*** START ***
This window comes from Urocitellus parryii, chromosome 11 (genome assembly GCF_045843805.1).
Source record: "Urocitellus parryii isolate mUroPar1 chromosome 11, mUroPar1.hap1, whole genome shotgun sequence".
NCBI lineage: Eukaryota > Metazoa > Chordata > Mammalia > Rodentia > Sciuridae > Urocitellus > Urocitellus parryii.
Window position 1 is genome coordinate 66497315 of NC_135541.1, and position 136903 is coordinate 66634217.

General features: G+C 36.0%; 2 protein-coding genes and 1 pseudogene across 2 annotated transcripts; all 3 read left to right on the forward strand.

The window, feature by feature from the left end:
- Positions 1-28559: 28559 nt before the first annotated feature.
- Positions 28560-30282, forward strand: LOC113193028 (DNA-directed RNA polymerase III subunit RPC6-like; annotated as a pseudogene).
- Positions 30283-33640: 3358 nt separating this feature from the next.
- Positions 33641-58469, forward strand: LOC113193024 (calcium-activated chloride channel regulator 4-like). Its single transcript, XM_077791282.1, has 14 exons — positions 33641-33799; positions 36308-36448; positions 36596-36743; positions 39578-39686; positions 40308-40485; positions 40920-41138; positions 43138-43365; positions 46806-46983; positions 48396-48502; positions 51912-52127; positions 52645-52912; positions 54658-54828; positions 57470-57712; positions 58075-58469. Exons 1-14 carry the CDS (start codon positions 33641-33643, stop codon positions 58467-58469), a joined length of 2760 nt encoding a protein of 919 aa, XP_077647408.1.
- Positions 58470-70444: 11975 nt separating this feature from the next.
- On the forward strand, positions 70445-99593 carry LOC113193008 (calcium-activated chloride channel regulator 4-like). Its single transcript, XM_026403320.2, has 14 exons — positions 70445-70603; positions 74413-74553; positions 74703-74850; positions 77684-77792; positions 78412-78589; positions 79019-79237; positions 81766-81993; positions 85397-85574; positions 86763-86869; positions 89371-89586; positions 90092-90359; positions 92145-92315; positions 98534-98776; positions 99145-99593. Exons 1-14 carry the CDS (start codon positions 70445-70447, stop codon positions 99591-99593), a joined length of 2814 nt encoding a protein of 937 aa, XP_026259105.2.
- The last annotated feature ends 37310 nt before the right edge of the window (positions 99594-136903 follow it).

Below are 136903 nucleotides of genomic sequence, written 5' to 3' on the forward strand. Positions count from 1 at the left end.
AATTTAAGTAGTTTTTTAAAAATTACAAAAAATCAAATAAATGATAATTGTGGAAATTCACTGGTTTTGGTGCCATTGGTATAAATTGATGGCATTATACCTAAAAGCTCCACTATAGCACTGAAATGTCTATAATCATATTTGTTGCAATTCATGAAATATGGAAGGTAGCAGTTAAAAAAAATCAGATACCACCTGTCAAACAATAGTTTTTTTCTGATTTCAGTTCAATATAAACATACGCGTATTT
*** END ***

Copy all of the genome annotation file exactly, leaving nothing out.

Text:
This window comes from Urocitellus parryii, chromosome 11 (genome assembly GCF_045843805.1).
Source record: "Urocitellus parryii isolate mUroPar1 chromosome 11, mUroPar1.hap1, whole genome shotgun sequence".
NCBI lineage: Eukaryota > Metazoa > Chordata > Mammalia > Rodentia > Sciuridae > Urocitellus > Urocitellus parryii.
Window position 1 is genome coordinate 66497315 of NC_135541.1, and position 136903 is coordinate 66634217.

General features: G+C 36.0%; 2 protein-coding genes and 1 pseudogene across 2 annotated transcripts; all 3 read left to right on the forward strand.

The window, feature by feature from the left end:
- Positions 1-28559: 28559 nt before the first annotated feature.
- Positions 28560-30282, forward strand: LOC113193028 (DNA-directed RNA polymerase III subunit RPC6-like; annotated as a pseudogene).
- Positions 30283-33640: 3358 nt separating this feature from the next.
- Positions 33641-58469, forward strand: LOC113193024 (calcium-activated chloride channel regulator 4-like). Its single transcript, XM_077791282.1, has 14 exons — positions 33641-33799; positions 36308-36448; positions 36596-36743; positions 39578-39686; positions 40308-40485; positions 40920-41138; positions 43138-43365; positions 46806-46983; positions 48396-48502; positions 51912-52127; positions 52645-52912; positions 54658-54828; positions 57470-57712; positions 58075-58469. Exons 1-14 carry the CDS (start codon positions 33641-33643, stop codon positions 58467-58469), a joined length of 2760 nt encoding a protein of 919 aa, XP_077647408.1.
- Positions 58470-70444: 11975 nt separating this feature from the next.
- On the forward strand, positions 70445-99593 carry LOC113193008 (calcium-activated chloride channel regulator 4-like). Its single transcript, XM_026403320.2, has 14 exons — positions 70445-70603; positions 74413-74553; positions 74703-74850; positions 77684-77792; positions 78412-78589; positions 79019-79237; positions 81766-81993; positions 85397-85574; positions 86763-86869; positions 89371-89586; positions 90092-90359; positions 92145-92315; positions 98534-98776; positions 99145-99593. Exons 1-14 carry the CDS (start codon positions 70445-70447, stop codon positions 99591-99593), a joined length of 2814 nt encoding a protein of 937 aa, XP_026259105.2.
- The last annotated feature ends 37310 nt before the right edge of the window (positions 99594-136903 follow it).

Below are 136903 nucleotides of genomic sequence, written 5' to 3' on the forward strand. Positions count from 1 at the left end.
AATTTAAGTAGTTTTTTAAAAATTACAAAAAATCAAATAAATGATAATTGTGGAAATTCACTGGTTTTGGTGCCATTGGTATAAATTGATGGCATTATACCTAAAAGCTCCACTATAGCACTGAAATGTCTATAATCATATTTGTTGCAATTCATGAAATATGGAAGGTAGCAGTTAAAAAAAATCAGATACCACCTGTCAAACAATAGTTTTTTTCTGATTTCAGTTCAATATAAACATACGCGTATTT